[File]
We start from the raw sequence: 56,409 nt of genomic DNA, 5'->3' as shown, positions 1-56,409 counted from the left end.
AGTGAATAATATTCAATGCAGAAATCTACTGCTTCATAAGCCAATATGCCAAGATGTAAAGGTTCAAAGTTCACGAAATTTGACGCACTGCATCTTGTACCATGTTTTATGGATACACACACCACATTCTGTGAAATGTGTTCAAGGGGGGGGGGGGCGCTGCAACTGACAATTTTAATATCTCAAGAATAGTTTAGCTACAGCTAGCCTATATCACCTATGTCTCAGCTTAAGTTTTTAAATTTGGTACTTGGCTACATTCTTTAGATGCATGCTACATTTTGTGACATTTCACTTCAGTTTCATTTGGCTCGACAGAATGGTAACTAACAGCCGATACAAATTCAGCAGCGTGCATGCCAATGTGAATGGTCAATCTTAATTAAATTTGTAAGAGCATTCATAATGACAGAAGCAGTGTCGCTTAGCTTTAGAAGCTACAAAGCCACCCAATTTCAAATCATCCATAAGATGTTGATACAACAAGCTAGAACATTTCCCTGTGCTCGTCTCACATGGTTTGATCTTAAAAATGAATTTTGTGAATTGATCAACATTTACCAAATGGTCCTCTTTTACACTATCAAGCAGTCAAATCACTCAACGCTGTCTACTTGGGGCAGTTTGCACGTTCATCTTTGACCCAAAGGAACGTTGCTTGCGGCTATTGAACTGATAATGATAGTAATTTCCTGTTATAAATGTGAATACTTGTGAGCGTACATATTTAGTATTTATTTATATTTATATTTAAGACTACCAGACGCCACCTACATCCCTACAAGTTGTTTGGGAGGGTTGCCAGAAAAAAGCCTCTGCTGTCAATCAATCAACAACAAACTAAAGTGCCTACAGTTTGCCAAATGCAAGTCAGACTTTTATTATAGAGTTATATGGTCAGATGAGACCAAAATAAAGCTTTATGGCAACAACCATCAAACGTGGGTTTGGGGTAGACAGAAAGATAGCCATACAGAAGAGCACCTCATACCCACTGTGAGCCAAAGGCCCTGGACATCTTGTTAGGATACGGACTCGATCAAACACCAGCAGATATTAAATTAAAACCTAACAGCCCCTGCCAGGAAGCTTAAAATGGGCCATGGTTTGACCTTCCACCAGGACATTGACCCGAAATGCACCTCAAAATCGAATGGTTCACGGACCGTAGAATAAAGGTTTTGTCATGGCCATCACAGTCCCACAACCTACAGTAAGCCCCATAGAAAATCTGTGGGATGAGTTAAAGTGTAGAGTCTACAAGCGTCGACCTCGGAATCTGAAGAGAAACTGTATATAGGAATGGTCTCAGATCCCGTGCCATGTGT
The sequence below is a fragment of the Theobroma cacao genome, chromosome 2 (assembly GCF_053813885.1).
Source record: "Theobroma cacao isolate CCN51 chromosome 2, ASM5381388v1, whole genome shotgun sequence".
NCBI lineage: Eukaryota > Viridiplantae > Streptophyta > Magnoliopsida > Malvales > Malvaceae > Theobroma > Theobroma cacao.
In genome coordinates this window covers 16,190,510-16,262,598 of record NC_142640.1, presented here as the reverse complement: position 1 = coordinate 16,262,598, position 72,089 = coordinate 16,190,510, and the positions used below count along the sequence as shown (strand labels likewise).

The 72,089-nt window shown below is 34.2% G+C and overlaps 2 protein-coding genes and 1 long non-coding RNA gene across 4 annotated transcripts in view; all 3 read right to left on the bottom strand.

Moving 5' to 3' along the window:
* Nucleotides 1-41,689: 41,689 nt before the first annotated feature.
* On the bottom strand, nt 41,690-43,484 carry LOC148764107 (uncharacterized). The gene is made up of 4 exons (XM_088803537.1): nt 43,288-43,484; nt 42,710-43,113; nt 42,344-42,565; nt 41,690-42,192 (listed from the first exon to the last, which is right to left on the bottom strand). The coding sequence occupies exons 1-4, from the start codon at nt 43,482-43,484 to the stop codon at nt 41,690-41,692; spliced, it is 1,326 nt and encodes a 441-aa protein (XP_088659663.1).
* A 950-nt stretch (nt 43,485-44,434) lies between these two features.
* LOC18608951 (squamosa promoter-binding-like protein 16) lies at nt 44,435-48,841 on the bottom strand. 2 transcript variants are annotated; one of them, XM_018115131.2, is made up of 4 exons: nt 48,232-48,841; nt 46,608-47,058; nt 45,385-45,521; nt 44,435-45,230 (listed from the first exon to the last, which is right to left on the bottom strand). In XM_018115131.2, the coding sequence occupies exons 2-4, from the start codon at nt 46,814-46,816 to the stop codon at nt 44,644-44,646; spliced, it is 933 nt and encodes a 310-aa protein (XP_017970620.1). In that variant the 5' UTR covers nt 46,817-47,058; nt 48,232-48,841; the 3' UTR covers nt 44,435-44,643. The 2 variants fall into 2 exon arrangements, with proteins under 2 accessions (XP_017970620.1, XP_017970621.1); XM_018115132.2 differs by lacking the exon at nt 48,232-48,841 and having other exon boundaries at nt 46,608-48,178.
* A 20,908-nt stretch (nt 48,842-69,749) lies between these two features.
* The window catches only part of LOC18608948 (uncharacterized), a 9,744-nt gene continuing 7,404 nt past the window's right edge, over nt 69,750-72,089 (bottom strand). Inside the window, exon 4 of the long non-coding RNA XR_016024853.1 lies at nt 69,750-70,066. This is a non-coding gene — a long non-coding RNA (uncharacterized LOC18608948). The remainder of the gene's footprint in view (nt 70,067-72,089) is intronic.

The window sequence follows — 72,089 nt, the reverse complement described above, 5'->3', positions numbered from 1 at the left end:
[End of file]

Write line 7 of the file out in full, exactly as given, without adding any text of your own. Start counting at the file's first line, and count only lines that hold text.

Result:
The 72,089-nt window shown below is 34.2% G+C and overlaps 2 protein-coding genes and 1 long non-coding RNA gene across 4 annotated transcripts in view; all 3 read right to left on the bottom strand.